Water & Sewer Rates to Increase for Watertown Residents; Council to Examine Issue

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Water and sewer rates will increase in Fiscal Year 2022, but not as sharply as this year’s rate hike.

Tuesday night, the Town Council approved the Water and Sewer rates, which include a 3.2 percent increase for both water rates and sewer rates. During the last water and sewer rate adjustment, rates went up by more than 8 percent.

Town Auditor Tom Tracy said last year’s large increase was part of a plan to rebuild depleted reserve accounts for the Water and Sewer operations. Both of the accounts operate as enterprise funds, which are independent of the Town’s Operating budget and are self-sustaining using payments from water and sewer customers. This closed system can lead to increasing bills even when people use less water, because the same amount, or more money, must be raised with less water being used.

The rates for a customer using up to 3,000 cubic feet of water will go from $4.99 to $5.15 per 100 cubic feet, Tracy said. For 3,001 to 30,000 cu. ft., the rate goes from $7.75 to $8. For over 30,000 cubic feet, and for irrigation, the rate goes from $12.23 to $12.62. The bill for someone using 500 cubic feet per quarter would go from $377.39 to $389.38, or an increase of $11.99 a quarter, Tracy said.

Anthony Donato said that water rates are one of the biggest complaints he gets as a Town Councilor. He said he was glad to see the increase was less than 2021.

“I appreciate that the administration came forward with a proposed 3.2 percent increase. The increases in 2021 had an impact on residents of this community,” Donato said. “I imagine my fellow councilors would agree that they hear more about increases in water bills than on increases in property taxes.”

Town Councilor Tony Palomba asked if Town officials could look for ways to provide some relief to residents who will struggle to pay the increased water bills.

Councilor John Gannon asked whether the Town officials noticed whether, due to the rate increase and the effects of the pandemic, residents struggled to pay for water bills over the past year.

Tracy said the Town is still closing the books on Fiscal Year 2021, so he does not know the final actual collected funds vs. the amount budgeted. He added that he did not notice a significant difference compared to previous years.

The Town received a report from the water and sewer consults prior to making the Fiscal Year 2021 budget which showed that the payments from water and sewer customers were not paying for the cost of operating the Town’s water and sewer rates, Tracy said. A report was submitted which recommended increasing rates over the next few years to not only pay for the cost of running the system but also to rebuild the retained earnings, which are used as a reserve fund.

Due to the pandemic, and a turnover in the Department of Public Works leadership, Tracy said the Town Council’s Budget & Fiscal Oversight Committee had not had a chance to review the study and come up with a plan for rates for future years.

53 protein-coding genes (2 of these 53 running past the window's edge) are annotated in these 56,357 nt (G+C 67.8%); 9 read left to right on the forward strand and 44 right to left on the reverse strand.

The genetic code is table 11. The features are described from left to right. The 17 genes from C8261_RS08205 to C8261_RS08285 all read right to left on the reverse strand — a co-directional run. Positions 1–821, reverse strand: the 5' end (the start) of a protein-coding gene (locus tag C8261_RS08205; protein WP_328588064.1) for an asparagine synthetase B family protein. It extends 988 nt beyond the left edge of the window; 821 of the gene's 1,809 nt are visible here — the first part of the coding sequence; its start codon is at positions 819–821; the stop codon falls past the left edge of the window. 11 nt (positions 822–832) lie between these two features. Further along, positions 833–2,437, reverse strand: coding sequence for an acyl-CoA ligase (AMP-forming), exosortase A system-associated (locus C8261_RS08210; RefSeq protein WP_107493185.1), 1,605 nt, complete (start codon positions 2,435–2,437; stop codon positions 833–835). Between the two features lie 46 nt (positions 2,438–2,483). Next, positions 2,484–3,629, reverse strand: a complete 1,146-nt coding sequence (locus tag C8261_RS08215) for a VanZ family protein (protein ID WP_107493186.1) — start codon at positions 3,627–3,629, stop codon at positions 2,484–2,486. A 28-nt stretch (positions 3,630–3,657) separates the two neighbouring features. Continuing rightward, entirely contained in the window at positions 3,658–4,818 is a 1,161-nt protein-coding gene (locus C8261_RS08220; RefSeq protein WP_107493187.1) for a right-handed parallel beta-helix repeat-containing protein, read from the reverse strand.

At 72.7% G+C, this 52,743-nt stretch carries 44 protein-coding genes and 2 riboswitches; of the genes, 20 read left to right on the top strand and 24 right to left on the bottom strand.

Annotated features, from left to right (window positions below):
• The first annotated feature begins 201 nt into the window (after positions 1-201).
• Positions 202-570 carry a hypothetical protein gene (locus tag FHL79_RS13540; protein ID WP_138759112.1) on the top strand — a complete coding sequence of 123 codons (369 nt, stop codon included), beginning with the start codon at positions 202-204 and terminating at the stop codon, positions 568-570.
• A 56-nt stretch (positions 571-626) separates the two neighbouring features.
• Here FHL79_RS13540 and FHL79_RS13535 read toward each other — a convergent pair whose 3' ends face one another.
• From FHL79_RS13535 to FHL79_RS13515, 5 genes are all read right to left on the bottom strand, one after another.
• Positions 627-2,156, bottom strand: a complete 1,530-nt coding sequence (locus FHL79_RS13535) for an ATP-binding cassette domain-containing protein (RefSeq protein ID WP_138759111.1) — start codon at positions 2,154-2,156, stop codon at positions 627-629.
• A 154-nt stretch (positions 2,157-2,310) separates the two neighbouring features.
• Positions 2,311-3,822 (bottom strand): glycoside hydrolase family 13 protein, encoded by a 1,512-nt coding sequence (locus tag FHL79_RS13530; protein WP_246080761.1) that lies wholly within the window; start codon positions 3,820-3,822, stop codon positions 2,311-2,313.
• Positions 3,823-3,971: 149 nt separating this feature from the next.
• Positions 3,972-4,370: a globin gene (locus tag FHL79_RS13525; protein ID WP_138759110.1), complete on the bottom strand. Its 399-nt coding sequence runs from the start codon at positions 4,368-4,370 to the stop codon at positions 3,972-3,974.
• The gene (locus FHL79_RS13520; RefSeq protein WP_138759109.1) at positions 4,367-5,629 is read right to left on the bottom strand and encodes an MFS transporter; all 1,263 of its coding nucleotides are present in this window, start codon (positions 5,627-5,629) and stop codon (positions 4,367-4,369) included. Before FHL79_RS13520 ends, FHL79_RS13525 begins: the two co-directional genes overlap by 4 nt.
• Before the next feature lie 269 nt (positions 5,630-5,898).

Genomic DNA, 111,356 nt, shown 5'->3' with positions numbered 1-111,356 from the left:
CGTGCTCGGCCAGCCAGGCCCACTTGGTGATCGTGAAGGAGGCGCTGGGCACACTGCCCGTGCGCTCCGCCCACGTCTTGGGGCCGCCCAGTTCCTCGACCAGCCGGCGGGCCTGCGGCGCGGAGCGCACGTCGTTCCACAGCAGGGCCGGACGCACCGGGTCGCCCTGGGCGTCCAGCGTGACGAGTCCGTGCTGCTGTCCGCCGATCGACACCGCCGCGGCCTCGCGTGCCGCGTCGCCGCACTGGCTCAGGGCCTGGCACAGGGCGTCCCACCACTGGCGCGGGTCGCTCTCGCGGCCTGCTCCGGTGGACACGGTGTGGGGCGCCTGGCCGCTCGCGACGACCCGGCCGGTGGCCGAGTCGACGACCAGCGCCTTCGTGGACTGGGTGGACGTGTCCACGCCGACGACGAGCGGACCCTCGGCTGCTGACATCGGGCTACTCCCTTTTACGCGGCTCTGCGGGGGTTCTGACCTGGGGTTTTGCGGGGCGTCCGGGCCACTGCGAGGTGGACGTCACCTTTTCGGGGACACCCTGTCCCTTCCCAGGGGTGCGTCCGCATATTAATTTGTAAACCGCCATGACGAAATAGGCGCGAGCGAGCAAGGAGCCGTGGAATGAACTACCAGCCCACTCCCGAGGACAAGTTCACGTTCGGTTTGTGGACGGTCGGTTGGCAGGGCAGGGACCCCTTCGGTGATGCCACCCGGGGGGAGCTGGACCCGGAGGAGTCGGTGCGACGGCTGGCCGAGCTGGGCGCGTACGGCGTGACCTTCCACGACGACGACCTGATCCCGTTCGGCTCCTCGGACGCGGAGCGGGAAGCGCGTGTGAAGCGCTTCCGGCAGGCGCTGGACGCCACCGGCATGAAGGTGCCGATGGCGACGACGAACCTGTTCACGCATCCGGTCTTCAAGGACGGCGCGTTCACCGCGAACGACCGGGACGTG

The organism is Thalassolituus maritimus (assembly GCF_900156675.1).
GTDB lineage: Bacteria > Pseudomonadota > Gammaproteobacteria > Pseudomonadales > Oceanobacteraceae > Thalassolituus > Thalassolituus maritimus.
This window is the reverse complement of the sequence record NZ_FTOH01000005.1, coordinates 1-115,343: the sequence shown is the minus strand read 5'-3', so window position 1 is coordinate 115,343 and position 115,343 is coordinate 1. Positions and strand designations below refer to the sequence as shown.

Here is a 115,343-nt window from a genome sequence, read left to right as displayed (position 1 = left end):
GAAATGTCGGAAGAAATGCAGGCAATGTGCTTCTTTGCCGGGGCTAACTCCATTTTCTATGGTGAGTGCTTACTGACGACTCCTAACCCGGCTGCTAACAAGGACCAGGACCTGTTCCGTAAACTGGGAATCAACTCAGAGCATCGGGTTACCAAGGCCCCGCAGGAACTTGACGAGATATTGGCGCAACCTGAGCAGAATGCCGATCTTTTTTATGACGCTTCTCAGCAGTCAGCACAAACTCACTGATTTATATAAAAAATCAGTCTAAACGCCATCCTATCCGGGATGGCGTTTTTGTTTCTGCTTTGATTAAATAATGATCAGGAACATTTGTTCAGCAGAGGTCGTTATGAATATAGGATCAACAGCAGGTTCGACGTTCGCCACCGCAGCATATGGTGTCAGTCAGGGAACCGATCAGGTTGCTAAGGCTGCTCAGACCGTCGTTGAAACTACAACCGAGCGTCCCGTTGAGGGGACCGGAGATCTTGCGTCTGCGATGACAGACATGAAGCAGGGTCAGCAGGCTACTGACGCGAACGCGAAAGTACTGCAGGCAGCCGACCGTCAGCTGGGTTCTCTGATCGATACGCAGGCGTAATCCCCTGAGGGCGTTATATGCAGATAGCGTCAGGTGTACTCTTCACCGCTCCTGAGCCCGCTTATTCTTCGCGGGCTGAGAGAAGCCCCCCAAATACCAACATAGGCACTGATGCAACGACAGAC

Councilor Lisa Feltner said she looks forward to the Budget & Fiscal Oversight Committee meeting, and asked if DPW officials could reach out to the consultant to get the latest water and sewer usage for Fiscal Year 2021, and update the study using those numbers.

See the report on the water and sewer rates from the Town Council agenda by clicking here.

4 thoughts on “Water & Sewer Rates to Increase for Watertown Residents; Council to Examine Issue

  1. The water and sewer rates need a deep dive scrub to determination the root causes of continual cost increases year after year. Something is amiss here. This article does not seem accurate and does not make sense. Why would irrigation only usage rates which contribute no cost to water treatment have a higher rate than those rates for water and sewer combined usage? Doesn’t irrigation use have stepped rates as does the combined usage?

    • The irrigation rates have always been higher. Those are for people who have a separate metered irrigation line.

      You can see the rate chart in this document https://www.watertown-ma.gov/DocumentCenter/View/32512/2021-06-22-FY22-Water-and-Sewer-Rates

      I think your reaction is similar to what Councilor Donato was talking about. The rates do tend to go up. Not sure if I explained how the enterprise fund works well, but all the costs of running the system, including the staffing, is paid from water and sewer rates. When people use less water, the rate goes up because it has to make up the same budget (or higher) with less water being used.

      • But irrigation water is not charged the sewer charge, right? it comes in but doesn’t go out to Deer Island, it just infiltrates into the ground or at worst runs off into the storm drains.

        • Yes, irrigation rates are higher, but are not charged a sewer rate. It is still cheaper to water your lawn/garden with an irrigation line than a regular metered rate.

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